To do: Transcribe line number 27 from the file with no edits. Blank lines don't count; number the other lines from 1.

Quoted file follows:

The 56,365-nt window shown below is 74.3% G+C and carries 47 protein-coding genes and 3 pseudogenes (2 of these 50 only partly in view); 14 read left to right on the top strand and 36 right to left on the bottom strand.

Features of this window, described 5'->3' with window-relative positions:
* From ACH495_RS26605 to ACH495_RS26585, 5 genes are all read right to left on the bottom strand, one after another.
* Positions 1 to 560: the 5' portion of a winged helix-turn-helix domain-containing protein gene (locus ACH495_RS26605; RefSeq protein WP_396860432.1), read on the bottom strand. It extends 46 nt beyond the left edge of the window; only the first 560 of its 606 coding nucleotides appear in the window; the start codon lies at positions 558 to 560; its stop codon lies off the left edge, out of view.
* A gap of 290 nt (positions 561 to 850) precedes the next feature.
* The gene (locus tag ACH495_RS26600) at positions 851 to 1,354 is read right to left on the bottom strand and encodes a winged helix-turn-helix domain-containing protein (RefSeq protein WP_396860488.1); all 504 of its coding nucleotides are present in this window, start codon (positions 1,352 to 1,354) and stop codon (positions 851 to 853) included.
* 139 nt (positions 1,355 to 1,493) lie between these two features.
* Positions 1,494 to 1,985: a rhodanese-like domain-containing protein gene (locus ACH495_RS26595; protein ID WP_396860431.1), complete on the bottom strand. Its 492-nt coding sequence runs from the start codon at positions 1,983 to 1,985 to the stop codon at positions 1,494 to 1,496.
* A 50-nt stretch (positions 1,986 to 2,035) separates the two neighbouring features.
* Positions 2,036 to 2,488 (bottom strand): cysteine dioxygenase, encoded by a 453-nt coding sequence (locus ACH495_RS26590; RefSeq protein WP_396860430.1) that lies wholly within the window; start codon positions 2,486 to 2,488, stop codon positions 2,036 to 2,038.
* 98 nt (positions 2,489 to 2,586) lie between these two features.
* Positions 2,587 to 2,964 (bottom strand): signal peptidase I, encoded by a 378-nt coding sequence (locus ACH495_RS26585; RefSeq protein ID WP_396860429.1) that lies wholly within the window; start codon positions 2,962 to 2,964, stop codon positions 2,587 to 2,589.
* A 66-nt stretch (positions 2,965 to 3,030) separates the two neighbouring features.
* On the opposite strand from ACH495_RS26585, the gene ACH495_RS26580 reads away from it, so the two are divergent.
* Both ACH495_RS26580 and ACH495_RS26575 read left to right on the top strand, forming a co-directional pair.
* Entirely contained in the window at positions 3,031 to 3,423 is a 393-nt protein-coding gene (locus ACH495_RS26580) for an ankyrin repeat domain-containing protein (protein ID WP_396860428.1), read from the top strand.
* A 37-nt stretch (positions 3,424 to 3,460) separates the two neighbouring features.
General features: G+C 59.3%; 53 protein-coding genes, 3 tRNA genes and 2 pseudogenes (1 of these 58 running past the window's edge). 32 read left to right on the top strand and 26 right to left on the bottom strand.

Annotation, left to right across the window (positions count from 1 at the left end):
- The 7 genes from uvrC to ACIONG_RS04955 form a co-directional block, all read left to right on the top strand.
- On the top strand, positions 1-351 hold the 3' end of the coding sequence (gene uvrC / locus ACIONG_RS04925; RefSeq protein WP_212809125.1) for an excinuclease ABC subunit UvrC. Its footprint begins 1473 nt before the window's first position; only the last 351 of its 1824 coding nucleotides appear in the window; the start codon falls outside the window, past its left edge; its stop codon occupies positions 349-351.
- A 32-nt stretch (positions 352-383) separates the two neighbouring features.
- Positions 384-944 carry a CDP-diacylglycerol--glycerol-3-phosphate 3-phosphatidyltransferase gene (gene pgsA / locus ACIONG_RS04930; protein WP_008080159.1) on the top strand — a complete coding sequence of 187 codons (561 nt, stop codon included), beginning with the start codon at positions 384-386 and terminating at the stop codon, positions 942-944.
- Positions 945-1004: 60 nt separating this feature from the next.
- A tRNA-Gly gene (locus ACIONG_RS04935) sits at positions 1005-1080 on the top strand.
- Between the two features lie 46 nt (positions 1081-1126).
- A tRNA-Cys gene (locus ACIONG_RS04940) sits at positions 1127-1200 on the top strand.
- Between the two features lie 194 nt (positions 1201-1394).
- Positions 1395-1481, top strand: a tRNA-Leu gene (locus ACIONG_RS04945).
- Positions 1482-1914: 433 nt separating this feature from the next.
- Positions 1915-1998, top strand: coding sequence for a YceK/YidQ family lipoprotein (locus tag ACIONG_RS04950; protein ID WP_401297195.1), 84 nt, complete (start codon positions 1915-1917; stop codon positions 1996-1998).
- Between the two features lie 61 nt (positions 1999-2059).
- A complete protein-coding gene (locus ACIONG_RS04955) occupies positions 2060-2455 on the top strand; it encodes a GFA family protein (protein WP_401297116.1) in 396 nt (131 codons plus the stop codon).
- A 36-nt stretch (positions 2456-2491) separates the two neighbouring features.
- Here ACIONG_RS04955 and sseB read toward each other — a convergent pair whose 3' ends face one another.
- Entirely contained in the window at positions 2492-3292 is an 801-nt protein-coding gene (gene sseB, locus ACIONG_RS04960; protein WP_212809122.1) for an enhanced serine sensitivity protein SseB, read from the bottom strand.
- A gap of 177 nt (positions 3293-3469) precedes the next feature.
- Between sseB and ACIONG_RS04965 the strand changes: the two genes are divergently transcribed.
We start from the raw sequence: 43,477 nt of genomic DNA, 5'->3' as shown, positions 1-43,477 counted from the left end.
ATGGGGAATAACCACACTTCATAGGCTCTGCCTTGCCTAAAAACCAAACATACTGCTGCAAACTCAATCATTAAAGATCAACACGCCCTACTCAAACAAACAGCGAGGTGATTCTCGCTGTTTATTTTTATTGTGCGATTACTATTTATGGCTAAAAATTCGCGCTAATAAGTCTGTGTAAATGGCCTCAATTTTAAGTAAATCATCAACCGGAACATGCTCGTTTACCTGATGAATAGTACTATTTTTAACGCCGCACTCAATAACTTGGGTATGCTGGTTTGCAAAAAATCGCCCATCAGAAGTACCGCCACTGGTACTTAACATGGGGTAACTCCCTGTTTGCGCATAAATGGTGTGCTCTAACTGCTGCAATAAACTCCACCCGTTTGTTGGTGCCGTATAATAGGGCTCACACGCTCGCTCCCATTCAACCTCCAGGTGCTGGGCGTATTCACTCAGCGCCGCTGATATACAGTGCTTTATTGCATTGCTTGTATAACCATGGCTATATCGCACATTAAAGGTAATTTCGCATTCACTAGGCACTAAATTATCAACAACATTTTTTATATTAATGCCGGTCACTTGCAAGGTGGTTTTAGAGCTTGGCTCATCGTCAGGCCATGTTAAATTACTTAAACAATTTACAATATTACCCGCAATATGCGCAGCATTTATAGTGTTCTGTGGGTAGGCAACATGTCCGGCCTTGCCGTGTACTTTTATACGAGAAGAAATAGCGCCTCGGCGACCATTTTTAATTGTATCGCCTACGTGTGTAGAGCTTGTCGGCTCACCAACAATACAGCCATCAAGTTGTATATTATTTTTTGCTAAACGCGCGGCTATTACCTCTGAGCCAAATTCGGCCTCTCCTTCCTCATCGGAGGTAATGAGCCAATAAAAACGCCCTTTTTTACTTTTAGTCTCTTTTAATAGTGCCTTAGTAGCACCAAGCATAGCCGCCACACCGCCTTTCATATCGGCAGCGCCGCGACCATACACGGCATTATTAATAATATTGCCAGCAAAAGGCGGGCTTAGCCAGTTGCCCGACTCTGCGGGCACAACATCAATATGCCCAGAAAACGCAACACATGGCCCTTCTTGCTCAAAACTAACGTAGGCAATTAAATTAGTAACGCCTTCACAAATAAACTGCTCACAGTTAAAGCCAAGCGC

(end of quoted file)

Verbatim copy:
- A tRNA-Cys gene (locus ACIONG_RS04940) sits at positions 1127-1200 on the top strand.